THESE PAGES ARE NO LONGER BEING UPDATED. THEY ARE HERE AS REFERENCE TO THE A HISTORY OF THE WORLD PROJECT WHICH RAN THROUGHOUT 2010.

About the project

A History of the World was a 2010 partnership between the BBC and the British Museum, involving schools, museums and audiences across the UK. This website features all the objects added to the project during the year both by museums and individuals.

You can also listen to and download all the episodes of the radio series A History of the World in 100 objects.

The series

In order to see this content you need to have both Javascript enabled and Flash installed. Visit BBC Webwise for full instructions

Fast forward through A History of the World in five minutes.

At the heart of the project was the BBC Radio 4 series A History of the World in 100 Objects. One hundred 15-minute programmes, each focusing on an object from the British Museum’s collection, written and narrated by Neil MacGregor, Director of the British Museum.

The programmes told a history of two million years of humanity through the objects we have made, starting with the earliest object in the museum’s collection.

Deep zoom imagery of the British Museum objects on the site lets you see the objects in stunning detail while listening to the programme. Just click on the main image of a British Museum object to zoom in.

You can also download all the episodes to enjoy away from your pc.

Other programmes

CBBC's Relic: Guardians Of The Museum bought the objects from A History of the World to a younger audience. It followed a group of children visiting the British Museum at night to unlock the mysteries behind 13 of the objects featured in the series, accompanied on their journey by Agatha, a mysterious and ghostly tour guide. Find broadcast details here and play the Relic game.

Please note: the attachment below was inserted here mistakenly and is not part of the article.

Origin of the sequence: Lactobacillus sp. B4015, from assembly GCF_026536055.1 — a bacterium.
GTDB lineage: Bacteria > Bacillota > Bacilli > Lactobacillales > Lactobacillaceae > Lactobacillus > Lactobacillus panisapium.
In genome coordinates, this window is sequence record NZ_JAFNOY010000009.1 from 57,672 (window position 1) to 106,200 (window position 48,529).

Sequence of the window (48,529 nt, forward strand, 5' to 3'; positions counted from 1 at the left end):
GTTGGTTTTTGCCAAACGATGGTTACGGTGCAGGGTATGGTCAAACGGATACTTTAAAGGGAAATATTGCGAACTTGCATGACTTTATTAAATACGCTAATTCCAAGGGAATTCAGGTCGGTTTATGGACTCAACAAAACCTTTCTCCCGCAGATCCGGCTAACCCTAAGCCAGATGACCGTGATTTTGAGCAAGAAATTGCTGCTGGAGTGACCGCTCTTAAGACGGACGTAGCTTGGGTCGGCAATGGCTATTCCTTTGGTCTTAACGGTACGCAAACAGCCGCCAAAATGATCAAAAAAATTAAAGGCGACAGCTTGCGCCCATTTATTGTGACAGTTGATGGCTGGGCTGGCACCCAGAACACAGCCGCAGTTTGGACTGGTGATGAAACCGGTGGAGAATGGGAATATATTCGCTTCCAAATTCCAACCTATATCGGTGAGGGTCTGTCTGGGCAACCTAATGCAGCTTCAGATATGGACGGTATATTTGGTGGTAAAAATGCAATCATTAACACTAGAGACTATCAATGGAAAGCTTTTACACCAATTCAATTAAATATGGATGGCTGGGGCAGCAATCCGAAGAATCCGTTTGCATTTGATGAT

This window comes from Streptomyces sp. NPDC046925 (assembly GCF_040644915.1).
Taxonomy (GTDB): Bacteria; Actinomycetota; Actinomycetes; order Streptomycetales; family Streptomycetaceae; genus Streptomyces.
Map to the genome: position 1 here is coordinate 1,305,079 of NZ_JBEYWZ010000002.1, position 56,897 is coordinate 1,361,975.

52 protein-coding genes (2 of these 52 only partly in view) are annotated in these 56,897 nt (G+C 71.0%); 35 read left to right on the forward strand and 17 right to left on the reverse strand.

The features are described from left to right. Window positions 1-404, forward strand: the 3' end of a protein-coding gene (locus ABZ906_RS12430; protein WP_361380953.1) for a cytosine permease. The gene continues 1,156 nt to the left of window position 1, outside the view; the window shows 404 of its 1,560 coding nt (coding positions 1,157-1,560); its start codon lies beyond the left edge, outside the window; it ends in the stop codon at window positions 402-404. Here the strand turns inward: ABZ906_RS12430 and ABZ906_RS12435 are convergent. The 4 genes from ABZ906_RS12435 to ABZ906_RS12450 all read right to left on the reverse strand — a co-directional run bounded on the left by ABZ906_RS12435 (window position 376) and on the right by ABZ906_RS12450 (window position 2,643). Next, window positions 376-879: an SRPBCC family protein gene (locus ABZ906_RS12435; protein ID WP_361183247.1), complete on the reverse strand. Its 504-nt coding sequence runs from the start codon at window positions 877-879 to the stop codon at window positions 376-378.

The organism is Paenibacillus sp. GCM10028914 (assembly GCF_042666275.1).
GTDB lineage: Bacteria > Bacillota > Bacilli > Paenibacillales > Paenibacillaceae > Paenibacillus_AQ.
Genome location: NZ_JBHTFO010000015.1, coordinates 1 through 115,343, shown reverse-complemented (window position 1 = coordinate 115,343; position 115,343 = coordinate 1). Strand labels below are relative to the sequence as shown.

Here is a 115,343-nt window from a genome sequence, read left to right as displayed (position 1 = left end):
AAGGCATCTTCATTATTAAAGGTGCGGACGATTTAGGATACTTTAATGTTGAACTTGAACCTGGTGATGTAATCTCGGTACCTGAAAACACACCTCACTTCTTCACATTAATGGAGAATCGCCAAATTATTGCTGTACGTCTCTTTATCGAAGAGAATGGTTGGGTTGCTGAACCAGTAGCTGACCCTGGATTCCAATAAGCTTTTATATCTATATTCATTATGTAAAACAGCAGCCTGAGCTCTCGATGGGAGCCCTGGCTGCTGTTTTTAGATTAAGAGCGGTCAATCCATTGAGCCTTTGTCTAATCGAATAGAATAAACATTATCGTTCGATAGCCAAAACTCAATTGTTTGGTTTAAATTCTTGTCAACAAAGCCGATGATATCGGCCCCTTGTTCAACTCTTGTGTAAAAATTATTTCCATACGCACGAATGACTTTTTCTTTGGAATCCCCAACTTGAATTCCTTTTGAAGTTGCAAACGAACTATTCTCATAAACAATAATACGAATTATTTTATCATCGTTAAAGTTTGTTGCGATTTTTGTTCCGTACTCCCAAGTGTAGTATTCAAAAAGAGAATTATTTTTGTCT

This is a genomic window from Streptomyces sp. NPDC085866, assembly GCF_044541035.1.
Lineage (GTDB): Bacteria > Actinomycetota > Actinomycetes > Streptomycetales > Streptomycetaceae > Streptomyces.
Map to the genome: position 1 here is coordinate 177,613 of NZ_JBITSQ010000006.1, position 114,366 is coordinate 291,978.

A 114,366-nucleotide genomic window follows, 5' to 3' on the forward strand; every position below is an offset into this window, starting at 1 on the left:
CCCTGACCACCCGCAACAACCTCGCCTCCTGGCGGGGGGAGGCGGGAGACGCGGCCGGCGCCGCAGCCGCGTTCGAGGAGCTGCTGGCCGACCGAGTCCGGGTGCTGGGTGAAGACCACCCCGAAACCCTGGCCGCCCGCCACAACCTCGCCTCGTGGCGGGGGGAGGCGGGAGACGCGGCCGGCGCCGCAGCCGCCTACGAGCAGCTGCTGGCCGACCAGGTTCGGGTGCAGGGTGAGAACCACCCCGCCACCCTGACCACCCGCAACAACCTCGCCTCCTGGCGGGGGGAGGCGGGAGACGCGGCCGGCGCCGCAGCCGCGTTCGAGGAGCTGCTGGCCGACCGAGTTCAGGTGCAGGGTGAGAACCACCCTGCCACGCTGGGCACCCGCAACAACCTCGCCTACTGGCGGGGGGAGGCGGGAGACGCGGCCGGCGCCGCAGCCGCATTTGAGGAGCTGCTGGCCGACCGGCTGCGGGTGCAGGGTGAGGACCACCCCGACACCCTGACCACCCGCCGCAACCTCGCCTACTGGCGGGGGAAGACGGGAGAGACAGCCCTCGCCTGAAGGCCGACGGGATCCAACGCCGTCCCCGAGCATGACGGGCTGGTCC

BBC Cymru Wales, BBC Scotland, BBC Northern Ireland and BBC English Regions all broadcast a range of programmes which tell their nation's history and their links with the rest of the world. These include Wales and A History of the World looking at the objects and discoveries that started their journey around the world in Wales.

Across the UK

A History of the World was a partnership that extended to museums across the UK. Inspired by the Radio 4 series, museums teamed up with the BBC in their area and selected over 1,000 objects from their own collections reflecting world history from their perspective.

Over five hundred museums are registered on the site during the year and many ran events including over 200 Relic Trails. These fun, challenge-filled treasure hunts for families helped those inspired by CBBC's Relic: Guardians of the Museum explore objects in their local museum collections.

Schools were also able to work with the project with lesson plans focusing on a selection of objects from the British Museum. These encouraged students and teachers to identify their own objects that tell 'a history of the world'. The Relic Challenge saw schools uploading their objects and a series of features based on the best objects will feature on BBC Radio 7.

Explore the website

In order to see this content you need to have both Javascript enabled and Flash installed. Visit BBC Webwise for full instructions

Marcus du Sautoy, Simon Mayo and others on the objects they've contributed to the project.

You can still browse all objects that were added to the site during 2010. Browse the complete list, or filter the list by culture, material, time, theme - and even colour. Just use the buttons above the list.

You can also look at highlights from our collection on the topics pages or look at the objects added by individuals that appeared on Radio 4 in a series of Audience Stories.

If you just want to see the objects from the Radio 4 series, you can see the British Museum's 100.

Look back at all the news and features from the project on our blog, or our Facebook page.

Also available in bookshops

There is also a book of the series published by Penguin: A History of the World in 100 Objects by Neil MacGregor (ISBN 9781846144134).

BBC navigation

BBC © 2014 The BBC is not responsible for the content of external sites. Read more.

This page is best viewed in an up-to-date web browser with style sheets (CSS) enabled. While you will be able to view the content of this page in your current browser, you will not be able to get the full visual experience. Please consider upgrading your browser software or enabling style sheets (CSS) if you are able to do so.